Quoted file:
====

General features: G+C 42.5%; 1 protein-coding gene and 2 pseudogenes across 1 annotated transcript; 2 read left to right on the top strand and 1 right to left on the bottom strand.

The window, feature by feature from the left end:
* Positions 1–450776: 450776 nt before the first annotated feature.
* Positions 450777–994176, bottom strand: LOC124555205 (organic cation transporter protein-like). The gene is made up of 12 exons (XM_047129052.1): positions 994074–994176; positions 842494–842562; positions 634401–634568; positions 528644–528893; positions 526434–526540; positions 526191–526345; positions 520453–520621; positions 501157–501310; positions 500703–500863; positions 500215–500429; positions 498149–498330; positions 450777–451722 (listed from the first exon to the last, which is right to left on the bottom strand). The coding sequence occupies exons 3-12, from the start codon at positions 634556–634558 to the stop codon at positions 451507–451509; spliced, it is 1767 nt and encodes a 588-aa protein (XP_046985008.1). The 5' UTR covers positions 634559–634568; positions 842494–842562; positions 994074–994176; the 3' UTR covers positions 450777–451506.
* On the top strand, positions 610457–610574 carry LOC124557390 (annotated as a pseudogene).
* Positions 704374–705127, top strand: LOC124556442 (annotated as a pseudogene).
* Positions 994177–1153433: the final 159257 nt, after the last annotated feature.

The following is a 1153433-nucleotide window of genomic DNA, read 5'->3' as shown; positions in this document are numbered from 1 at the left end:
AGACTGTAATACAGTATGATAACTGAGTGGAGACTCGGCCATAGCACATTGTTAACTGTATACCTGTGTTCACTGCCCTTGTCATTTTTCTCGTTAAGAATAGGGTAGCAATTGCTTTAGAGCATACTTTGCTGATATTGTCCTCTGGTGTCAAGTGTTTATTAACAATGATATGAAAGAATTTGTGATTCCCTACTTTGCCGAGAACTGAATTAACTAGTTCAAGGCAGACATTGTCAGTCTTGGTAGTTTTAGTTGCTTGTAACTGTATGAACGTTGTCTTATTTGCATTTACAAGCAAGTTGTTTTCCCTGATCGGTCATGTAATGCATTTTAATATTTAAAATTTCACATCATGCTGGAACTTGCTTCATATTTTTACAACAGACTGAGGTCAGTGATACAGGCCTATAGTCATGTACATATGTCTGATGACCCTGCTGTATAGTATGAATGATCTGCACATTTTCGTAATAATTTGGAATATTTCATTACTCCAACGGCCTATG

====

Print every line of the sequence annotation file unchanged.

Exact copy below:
General features: G+C 42.5%; 1 protein-coding gene and 2 pseudogenes across 1 annotated transcript; 2 read left to right on the top strand and 1 right to left on the bottom strand.

The window, feature by feature from the left end:
* Positions 1–450776: 450776 nt before the first annotated feature.
* Positions 450777–994176, bottom strand: LOC124555205 (organic cation transporter protein-like). The gene is made up of 12 exons (XM_047129052.1): positions 994074–994176; positions 842494–842562; positions 634401–634568; positions 528644–528893; positions 526434–526540; positions 526191–526345; positions 520453–520621; positions 501157–501310; positions 500703–500863; positions 500215–500429; positions 498149–498330; positions 450777–451722 (listed from the first exon to the last, which is right to left on the bottom strand). The coding sequence occupies exons 3-12, from the start codon at positions 634556–634558 to the stop codon at positions 451507–451509; spliced, it is 1767 nt and encodes a 588-aa protein (XP_046985008.1). The 5' UTR covers positions 634559–634568; positions 842494–842562; positions 994074–994176; the 3' UTR covers positions 450777–451506.
* On the top strand, positions 610457–610574 carry LOC124557390 (annotated as a pseudogene).
* Positions 704374–705127, top strand: LOC124556442 (annotated as a pseudogene).
* Positions 994177–1153433: the final 159257 nt, after the last annotated feature.

The following is a 1153433-nucleotide window of genomic DNA, read 5'->3' as shown; positions in this document are numbered from 1 at the left end:
AGACTGTAATACAGTATGATAACTGAGTGGAGACTCGGCCATAGCACATTGTTAACTGTATACCTGTGTTCACTGCCCTTGTCATTTTTCTCGTTAAGAATAGGGTAGCAATTGCTTTAGAGCATACTTTGCTGATATTGTCCTCTGGTGTCAAGTGTTTATTAACAATGATATGAAAGAATTTGTGATTCCCTACTTTGCCGAGAACTGAATTAACTAGTTCAAGGCAGACATTGTCAGTCTTGGTAGTTTTAGTTGCTTGTAACTGTATGAACGTTGTCTTATTTGCATTTACAAGCAAGTTGTTTTCCCTGATCGGTCATGTAATGCATTTTAATATTTAAAATTTCACATCATGCTGGAACTTGCTTCATATTTTTACAACAGACTGAGGTCAGTGATACAGGCCTATAGTCATGTACATATGTCTGATGACCCTGCTGTATAGTATGAATGATCTGCACATTTTCGTAATAATTTGGAATATTTCATTACTCCAACGGCCTATG